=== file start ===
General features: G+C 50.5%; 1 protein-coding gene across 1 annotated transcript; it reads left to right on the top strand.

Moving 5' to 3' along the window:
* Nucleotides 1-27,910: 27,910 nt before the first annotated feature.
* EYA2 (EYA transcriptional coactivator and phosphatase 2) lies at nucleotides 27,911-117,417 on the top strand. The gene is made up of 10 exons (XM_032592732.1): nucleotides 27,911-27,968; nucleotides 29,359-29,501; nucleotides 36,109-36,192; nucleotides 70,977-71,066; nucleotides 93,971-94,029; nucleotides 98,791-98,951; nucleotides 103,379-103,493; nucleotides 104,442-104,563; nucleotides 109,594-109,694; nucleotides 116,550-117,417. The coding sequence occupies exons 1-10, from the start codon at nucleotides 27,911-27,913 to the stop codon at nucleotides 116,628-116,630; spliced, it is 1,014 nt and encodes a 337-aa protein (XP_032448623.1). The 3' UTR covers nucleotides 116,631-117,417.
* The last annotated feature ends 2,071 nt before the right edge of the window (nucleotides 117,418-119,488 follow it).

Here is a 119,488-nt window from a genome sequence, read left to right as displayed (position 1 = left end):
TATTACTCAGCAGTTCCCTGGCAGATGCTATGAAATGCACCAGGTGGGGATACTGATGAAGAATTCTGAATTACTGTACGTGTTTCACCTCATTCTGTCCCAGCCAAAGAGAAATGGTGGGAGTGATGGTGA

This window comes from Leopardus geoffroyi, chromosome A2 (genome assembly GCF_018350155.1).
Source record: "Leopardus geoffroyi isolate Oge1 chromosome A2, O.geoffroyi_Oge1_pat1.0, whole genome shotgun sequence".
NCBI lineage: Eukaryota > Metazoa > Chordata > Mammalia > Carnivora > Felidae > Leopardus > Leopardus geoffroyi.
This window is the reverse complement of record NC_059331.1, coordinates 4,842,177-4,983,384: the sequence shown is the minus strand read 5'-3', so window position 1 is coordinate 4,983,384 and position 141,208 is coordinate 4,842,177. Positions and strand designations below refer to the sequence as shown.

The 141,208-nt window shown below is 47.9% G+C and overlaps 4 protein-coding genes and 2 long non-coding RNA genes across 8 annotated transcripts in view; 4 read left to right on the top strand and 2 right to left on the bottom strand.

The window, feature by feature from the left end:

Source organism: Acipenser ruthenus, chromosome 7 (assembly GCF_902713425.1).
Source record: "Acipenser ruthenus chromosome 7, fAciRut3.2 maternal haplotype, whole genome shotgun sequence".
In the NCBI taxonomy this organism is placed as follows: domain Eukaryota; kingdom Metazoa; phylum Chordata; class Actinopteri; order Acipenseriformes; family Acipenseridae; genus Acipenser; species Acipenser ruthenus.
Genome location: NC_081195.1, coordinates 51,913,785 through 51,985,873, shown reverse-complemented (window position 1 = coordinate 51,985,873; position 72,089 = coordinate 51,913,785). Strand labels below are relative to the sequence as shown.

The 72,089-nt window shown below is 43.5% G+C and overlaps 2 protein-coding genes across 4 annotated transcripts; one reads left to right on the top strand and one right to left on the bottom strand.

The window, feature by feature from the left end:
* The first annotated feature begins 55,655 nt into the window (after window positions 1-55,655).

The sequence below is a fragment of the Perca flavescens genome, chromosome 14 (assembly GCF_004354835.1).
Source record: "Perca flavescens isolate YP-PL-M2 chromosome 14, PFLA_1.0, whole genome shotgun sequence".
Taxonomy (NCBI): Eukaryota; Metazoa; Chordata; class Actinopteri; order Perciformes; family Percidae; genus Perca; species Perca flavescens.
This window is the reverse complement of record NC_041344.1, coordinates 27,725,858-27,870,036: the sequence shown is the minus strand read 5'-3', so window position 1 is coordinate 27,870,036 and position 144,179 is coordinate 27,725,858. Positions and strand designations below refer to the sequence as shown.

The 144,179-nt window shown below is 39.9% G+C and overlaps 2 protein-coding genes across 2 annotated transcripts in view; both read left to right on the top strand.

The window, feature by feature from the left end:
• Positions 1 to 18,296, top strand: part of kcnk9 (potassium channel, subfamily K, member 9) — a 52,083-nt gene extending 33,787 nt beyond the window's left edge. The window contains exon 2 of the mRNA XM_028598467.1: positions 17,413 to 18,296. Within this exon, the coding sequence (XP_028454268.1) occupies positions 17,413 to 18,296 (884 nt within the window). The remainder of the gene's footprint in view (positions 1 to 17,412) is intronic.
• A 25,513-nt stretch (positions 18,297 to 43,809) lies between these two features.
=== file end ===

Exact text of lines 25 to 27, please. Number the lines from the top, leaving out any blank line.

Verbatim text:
The 144,179-nt window shown below is 39.9% G+C and overlaps 2 protein-coding genes across 2 annotated transcripts in view; both read left to right on the top strand.

The window, feature by feature from the left end:
• Positions 1 to 18,296, top strand: part of kcnk9 (potassium channel, subfamily K, member 9) — a 52,083-nt gene extending 33,787 nt beyond the window's left edge. The window contains exon 2 of the mRNA XM_028598467.1: positions 17,413 to 18,296. Within this exon, the coding sequence (XP_028454268.1) occupies positions 17,413 to 18,296 (884 nt within the window). The remainder of the gene's footprint in view (positions 1 to 17,412) is intronic.